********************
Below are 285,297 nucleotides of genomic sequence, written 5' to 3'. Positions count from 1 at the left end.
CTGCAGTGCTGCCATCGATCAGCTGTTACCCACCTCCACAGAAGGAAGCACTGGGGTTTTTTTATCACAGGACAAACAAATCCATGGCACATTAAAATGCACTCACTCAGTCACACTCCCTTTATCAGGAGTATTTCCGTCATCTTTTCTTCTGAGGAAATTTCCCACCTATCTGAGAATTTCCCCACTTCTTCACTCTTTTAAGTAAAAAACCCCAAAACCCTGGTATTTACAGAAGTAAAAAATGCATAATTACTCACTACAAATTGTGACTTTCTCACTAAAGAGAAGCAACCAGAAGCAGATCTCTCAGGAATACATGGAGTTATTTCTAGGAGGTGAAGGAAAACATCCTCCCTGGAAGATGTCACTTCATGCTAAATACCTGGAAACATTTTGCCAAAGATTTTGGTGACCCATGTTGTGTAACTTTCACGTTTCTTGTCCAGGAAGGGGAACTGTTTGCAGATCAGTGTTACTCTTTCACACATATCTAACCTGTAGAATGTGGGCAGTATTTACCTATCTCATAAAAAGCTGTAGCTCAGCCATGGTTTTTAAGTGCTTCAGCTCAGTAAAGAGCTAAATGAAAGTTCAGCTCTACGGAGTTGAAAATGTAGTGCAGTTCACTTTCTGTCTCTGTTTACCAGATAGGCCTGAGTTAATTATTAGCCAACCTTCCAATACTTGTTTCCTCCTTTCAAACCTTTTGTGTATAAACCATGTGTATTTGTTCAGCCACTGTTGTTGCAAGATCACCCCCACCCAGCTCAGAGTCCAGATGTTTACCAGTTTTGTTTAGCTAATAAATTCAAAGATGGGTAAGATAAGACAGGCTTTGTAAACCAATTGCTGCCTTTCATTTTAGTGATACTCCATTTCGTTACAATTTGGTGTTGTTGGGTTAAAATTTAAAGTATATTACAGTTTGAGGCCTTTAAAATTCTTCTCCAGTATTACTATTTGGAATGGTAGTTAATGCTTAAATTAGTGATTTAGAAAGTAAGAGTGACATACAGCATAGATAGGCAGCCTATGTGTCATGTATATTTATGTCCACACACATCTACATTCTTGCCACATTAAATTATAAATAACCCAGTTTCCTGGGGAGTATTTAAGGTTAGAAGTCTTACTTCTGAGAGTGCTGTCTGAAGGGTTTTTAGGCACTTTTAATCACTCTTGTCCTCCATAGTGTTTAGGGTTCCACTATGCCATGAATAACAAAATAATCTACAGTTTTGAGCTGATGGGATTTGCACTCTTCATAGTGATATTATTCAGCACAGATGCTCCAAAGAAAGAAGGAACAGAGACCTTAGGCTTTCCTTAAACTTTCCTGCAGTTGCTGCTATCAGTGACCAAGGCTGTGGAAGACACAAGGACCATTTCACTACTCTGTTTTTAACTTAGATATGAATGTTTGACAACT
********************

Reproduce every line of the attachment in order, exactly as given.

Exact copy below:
Below are 285,297 nucleotides of genomic sequence, written 5' to 3'. Positions count from 1 at the left end.
CTGCAGTGCTGCCATCGATCAGCTGTTACCCACCTCCACAGAAGGAAGCACTGGGGTTTTTTTATCACAGGACAAACAAATCCATGGCACATTAAAATGCACTCACTCAGTCACACTCCCTTTATCAGGAGTATTTCCGTCATCTTTTCTTCTGAGGAAATTTCCCACCTATCTGAGAATTTCCCCACTTCTTCACTCTTTTAAGTAAAAAACCCCAAAACCCTGGTATTTACAGAAGTAAAAAATGCATAATTACTCACTACAAATTGTGACTTTCTCACTAAAGAGAAGCAACCAGAAGCAGATCTCTCAGGAATACATGGAGTTATTTCTAGGAGGTGAAGGAAAACATCCTCCCTGGAAGATGTCACTTCATGCTAAATACCTGGAAACATTTTGCCAAAGATTTTGGTGACCCATGTTGTGTAACTTTCACGTTTCTTGTCCAGGAAGGGGAACTGTTTGCAGATCAGTGTTACTCTTTCACACATATCTAACCTGTAGAATGTGGGCAGTATTTACCTATCTCATAAAAAGCTGTAGCTCAGCCATGGTTTTTAAGTGCTTCAGCTCAGTAAAGAGCTAAATGAAAGTTCAGCTCTACGGAGTTGAAAATGTAGTGCAGTTCACTTTCTGTCTCTGTTTACCAGATAGGCCTGAGTTAATTATTAGCCAACCTTCCAATACTTGTTTCCTCCTTTCAAACCTTTTGTGTATAAACCATGTGTATTTGTTCAGCCACTGTTGTTGCAAGATCACCCCCACCCAGCTCAGAGTCCAGATGTTTACCAGTTTTGTTTAGCTAATAAATTCAAAGATGGGTAAGATAAGACAGGCTTTGTAAACCAATTGCTGCCTTTCATTTTAGTGATACTCCATTTCGTTACAATTTGGTGTTGTTGGGTTAAAATTTAAAGTATATTACAGTTTGAGGCCTTTAAAATTCTTCTCCAGTATTACTATTTGGAATGGTAGTTAATGCTTAAATTAGTGATTTAGAAAGTAAGAGTGACATACAGCATAGATAGGCAGCCTATGTGTCATGTATATTTATGTCCACACACATCTACATTCTTGCCACATTAAATTATAAATAACCCAGTTTCCTGGGGAGTATTTAAGGTTAGAAGTCTTACTTCTGAGAGTGCTGTCTGAAGGGTTTTTAGGCACTTTTAATCACTCTTGTCCTCCATAGTGTTTAGGGTTCCACTATGCCATGAATAACAAAATAATCTACAGTTTTGAGCTGATGGGATTTGCACTCTTCATAGTGATATTATTCAGCACAGATGCTCCAAAGAAAGAAGGAACAGAGACCTTAGGCTTTCCTTAAACTTTCCTGCAGTTGCTGCTATCAGTGACCAAGGCTGTGGAAGACACAAGGACCATTTCACTACTCTGTTTTTAACTTAGATATGAATGTTTGACAACT